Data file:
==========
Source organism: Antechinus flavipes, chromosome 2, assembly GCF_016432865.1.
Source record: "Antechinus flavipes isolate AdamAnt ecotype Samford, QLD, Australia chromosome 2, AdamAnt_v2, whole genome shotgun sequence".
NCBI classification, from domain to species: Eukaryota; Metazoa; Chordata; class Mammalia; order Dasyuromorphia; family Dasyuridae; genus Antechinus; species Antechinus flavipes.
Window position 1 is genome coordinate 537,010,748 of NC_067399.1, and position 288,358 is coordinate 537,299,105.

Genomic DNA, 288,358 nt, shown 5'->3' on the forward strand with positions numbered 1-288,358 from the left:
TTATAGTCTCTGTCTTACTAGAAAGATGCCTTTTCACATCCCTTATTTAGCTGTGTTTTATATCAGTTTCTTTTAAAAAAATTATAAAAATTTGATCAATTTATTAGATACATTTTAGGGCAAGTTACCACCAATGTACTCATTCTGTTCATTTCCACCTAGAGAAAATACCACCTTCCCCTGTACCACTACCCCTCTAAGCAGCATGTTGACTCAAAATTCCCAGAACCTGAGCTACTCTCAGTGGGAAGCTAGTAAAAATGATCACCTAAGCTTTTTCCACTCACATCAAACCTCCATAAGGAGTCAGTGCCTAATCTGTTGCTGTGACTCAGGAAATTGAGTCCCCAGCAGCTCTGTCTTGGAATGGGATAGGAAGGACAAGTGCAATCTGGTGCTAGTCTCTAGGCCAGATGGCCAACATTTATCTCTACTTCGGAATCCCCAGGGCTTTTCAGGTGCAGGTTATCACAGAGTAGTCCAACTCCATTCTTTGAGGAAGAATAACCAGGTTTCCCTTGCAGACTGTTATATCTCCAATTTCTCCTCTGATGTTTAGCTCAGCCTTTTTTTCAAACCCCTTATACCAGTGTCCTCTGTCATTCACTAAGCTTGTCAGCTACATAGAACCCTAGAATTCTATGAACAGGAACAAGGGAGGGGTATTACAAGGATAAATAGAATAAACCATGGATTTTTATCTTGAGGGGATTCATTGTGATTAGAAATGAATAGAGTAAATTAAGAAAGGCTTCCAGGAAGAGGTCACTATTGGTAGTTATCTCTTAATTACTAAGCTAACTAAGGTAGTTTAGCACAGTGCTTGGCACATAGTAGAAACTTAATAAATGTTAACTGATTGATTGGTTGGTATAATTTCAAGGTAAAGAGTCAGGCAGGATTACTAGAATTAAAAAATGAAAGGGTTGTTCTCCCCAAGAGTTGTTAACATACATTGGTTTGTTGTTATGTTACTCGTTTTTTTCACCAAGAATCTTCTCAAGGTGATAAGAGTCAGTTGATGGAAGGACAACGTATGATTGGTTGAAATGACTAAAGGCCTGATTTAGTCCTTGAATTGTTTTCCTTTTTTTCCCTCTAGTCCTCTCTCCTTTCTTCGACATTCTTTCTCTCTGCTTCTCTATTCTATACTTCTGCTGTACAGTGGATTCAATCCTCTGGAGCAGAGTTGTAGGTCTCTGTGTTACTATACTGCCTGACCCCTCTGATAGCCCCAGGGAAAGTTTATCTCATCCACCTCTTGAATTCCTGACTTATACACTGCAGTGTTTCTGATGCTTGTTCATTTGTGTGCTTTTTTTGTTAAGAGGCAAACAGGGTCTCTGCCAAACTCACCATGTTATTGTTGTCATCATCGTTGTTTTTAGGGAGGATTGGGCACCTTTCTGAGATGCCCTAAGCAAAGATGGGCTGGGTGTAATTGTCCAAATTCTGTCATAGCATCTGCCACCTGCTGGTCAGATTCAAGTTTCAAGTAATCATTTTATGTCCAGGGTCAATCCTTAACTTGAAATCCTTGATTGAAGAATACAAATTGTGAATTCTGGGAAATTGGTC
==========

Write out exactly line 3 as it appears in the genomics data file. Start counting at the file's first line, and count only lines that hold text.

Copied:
NCBI classification, from domain to species: Eukaryota; Metazoa; Chordata; class Mammalia; order Dasyuromorphia; family Dasyuridae; genus Antechinus; species Antechinus flavipes.